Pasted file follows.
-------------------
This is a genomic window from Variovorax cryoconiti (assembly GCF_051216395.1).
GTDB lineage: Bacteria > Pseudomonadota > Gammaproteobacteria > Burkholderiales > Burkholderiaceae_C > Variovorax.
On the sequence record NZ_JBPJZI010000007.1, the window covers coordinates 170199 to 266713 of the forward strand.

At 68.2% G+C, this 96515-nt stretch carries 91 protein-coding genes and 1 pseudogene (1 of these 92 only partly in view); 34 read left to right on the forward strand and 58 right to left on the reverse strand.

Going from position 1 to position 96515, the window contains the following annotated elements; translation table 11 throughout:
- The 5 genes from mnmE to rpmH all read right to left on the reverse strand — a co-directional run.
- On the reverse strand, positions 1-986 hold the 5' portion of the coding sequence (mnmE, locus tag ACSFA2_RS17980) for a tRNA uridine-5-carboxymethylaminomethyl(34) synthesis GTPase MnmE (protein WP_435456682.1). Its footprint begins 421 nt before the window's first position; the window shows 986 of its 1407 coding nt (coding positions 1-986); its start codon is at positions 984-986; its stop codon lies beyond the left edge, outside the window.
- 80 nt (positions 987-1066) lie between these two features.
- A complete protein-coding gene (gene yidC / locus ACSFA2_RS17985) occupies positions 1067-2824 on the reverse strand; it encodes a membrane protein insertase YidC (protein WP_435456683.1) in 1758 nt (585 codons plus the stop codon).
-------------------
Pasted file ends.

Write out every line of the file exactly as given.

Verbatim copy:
This is a genomic window from Variovorax cryoconiti (assembly GCF_051216395.1).
GTDB lineage: Bacteria > Pseudomonadota > Gammaproteobacteria > Burkholderiales > Burkholderiaceae_C > Variovorax.
On the sequence record NZ_JBPJZI010000007.1, the window covers coordinates 170199 to 266713 of the forward strand.

At 68.2% G+C, this 96515-nt stretch carries 91 protein-coding genes and 1 pseudogene (1 of these 92 only partly in view); 34 read left to right on the forward strand and 58 right to left on the reverse strand.

Going from position 1 to position 96515, the window contains the following annotated elements; translation table 11 throughout:
- The 5 genes from mnmE to rpmH all read right to left on the reverse strand — a co-directional run.
- On the reverse strand, positions 1-986 hold the 5' portion of the coding sequence (mnmE, locus tag ACSFA2_RS17980) for a tRNA uridine-5-carboxymethylaminomethyl(34) synthesis GTPase MnmE (protein WP_435456682.1). Its footprint begins 421 nt before the window's first position; the window shows 986 of its 1407 coding nt (coding positions 1-986); its start codon is at positions 984-986; its stop codon lies beyond the left edge, outside the window.
- 80 nt (positions 987-1066) lie between these two features.
- A complete protein-coding gene (gene yidC / locus ACSFA2_RS17985) occupies positions 1067-2824 on the reverse strand; it encodes a membrane protein insertase YidC (protein WP_435456683.1) in 1758 nt (585 codons plus the stop codon).